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I am writing a large document and recently had a weird bug crop up regarding the order of my references. I've now resolved it, but I'm not sure how it was able to occur, or why my solution even worked. I'd like to understand this so I can find other similar bugs if they exist, or at least be confident my references are ordered correctly without having to go through 200+ pages with a fine-toothed comb.

My document is in roughly this form:

\documentclass{book}
\usepackage{cleveref}
\usepackage{cite}
\usepackage[nottoc]{tocbibind}

\begin{document}

\frontmatter
\tableofcontents

\mainmatter
\include{Chapter1}
\include{Chapter2}
\include{Chapter3}

\backmatter
\bibliographystyle{unsrt}
\bibliography{bibfile}

\end{document}

And the output looked something like this:

"Lorem ipsum dolor sit amet, consectetur adipiscing elit.[1] Duis cursus dictum purus,[2] sit amet malesuada diam viverra vel.[3] Donec et velit sit amet lorem lobortis vulputate.[20] Aenean vel leo tempor,[4] fringilla nisl eget, mollis arcu.[5]

Bibliography

  1. Dummy reference A, Journal of Foo Bar, vol 1, 1999.

  2. Dummy reference B, Journal of Bar Foo, vol 12, 2000.

  3. etc"

For some reason I was never able to determine, reference 20 was not numbered correctly. It was the 4th reference cited in the document (including in captions, TOC, etc), but it was assigned the number 20 instead of 4. Out of the references that I explicitly checked, there were no other similar issues. Compiling the document multiple times didn't correct the order. At some point I opened up the .bib file and moved the offending reference to a different random point in the .bib file and suddenly everything was fine. There is no difference in the code in the main document, and in theory the .bib file should give the same result regardless of the order of the references, yet this seemingly irrelevant change has made it go from not working to working. As a side note, at no point was there a problem compiling the document, and there were never any error messages, either before or after the fix.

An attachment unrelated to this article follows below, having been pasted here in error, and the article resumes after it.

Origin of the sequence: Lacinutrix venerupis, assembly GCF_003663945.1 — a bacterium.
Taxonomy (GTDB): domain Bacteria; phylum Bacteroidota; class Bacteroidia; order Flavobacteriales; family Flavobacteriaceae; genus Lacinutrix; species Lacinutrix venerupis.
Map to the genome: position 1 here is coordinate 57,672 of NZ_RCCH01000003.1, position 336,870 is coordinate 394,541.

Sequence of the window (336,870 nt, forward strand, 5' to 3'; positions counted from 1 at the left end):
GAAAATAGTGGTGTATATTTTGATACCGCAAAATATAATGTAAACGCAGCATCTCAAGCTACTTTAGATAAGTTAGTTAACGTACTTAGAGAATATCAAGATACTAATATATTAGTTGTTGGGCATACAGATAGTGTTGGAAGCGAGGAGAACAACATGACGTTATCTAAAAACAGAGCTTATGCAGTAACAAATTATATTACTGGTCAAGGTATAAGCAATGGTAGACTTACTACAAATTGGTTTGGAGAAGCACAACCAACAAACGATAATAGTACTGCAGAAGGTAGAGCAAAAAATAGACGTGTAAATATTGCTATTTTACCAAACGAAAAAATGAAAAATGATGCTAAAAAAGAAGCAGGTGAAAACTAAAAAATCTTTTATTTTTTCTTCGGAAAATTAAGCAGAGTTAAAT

Can anyone explain what happened here? Or how I might avoid similar issues in the future?

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    You have not shown any relevant code to allow anyone to help! do you have any citations in table captions or section headings etc. – David Carlisle Jul 26 '18 at 7:13
  • 1
    The .blg-file is the "log" from bibtex. – Ulrike Fischer Jul 26 '18 at 7:33
  • 1
    The .blg file gets re-written each time BibTeX is run. – Mico Jul 26 '18 at 7:45
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    @Ulysses latex itself never regenerates the bibliography, you need to re-run bibtex after any change, but of course your build system (make, latexmk, your editor build config or anything else you have not shown) may trigger bibtex to run under any conditions that may be programmed in to that system. – David Carlisle Jul 26 '18 at 8:21
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    I've just dug through the program options and it appears a checkbox is ticked that means every time I compile the document it will first recompile the bibliography only if the .bib file was changed. Presumably if the .bib file isn't changed but I add a reference into the main document earlier than it was originally, then the bibliography won't update, or reorder references to match. This is likely the source of my error. If I can figure out how to manually run bibtex then I can ensure this issue doesn't reoccur. – Ulysses Jul 26 '18 at 8:36